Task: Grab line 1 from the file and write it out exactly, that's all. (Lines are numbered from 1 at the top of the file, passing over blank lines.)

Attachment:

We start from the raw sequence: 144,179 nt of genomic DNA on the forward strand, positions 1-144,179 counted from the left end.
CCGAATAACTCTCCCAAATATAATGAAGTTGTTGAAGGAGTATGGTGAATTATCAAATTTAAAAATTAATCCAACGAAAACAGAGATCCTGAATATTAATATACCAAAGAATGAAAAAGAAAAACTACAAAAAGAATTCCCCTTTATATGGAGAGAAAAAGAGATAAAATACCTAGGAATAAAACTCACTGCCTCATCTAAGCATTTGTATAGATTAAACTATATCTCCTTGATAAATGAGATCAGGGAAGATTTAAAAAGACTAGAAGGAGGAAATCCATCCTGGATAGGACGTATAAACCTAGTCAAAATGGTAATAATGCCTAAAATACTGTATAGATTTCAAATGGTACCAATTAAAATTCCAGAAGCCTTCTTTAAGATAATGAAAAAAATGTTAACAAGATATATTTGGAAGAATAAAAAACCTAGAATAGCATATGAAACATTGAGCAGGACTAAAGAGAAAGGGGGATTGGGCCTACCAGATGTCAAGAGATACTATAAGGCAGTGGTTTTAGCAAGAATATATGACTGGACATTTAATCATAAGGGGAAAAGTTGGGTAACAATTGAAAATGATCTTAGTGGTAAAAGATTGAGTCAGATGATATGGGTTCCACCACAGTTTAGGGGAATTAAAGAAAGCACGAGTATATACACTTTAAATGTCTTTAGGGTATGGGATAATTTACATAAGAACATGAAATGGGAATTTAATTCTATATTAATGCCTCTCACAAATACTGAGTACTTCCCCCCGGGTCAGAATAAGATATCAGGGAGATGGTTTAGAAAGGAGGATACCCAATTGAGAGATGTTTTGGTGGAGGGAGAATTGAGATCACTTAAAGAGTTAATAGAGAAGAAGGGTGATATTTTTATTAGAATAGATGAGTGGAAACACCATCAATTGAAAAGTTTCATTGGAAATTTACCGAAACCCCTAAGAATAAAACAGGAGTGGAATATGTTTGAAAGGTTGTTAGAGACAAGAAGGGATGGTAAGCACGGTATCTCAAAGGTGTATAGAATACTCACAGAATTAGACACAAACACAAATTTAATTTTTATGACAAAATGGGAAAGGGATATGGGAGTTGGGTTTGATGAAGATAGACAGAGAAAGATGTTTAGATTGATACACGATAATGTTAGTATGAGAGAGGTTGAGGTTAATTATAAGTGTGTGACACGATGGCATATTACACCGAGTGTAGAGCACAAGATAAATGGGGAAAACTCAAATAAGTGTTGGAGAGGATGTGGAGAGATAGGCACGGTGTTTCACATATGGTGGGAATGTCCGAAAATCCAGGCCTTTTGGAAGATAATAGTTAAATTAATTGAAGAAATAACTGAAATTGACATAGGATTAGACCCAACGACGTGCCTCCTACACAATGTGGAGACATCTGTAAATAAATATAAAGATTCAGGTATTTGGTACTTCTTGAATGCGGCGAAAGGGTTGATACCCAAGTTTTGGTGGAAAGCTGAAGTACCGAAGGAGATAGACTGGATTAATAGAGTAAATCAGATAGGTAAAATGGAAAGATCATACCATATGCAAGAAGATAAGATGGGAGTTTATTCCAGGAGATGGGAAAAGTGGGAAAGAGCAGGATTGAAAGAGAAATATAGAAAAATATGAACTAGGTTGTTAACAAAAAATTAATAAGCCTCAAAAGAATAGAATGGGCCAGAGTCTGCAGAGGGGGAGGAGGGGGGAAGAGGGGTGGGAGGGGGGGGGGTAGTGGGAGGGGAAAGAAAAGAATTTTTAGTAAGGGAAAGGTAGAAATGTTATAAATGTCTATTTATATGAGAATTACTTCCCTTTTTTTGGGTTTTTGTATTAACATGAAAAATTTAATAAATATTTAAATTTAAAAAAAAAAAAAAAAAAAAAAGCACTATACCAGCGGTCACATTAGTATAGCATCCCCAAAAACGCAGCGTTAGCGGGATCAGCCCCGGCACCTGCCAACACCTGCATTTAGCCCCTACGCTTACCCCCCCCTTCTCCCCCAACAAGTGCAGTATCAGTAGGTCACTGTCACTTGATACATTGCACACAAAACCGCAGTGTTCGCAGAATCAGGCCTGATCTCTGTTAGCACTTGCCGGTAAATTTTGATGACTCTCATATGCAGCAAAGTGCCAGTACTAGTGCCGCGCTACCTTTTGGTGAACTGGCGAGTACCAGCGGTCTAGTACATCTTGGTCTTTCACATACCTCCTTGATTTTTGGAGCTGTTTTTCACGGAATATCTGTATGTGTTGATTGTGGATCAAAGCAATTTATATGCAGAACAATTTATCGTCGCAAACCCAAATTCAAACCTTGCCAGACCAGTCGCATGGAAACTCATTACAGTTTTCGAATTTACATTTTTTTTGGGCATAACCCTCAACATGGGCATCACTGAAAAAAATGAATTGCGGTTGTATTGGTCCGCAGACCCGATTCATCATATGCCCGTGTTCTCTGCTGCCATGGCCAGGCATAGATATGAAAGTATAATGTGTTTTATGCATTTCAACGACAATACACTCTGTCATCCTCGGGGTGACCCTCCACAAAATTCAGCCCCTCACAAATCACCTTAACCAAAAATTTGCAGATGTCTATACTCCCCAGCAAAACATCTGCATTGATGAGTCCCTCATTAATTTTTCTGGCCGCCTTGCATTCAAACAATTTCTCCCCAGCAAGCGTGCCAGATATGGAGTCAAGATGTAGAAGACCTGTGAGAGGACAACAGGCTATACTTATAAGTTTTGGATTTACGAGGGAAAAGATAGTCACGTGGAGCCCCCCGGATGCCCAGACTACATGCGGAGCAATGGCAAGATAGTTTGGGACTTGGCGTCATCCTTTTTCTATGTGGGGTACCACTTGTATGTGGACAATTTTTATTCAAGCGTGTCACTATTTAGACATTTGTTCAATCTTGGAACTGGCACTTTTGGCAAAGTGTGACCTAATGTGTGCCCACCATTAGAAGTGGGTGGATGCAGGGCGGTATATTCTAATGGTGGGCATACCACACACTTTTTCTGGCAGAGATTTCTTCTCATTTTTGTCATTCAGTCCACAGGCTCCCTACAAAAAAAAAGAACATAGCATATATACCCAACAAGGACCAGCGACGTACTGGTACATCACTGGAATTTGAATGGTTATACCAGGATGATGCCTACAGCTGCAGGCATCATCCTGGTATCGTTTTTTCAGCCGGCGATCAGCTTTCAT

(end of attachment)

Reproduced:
We start from the raw sequence: 144,179 nt of genomic DNA on the forward strand, positions 1-144,179 counted from the left end.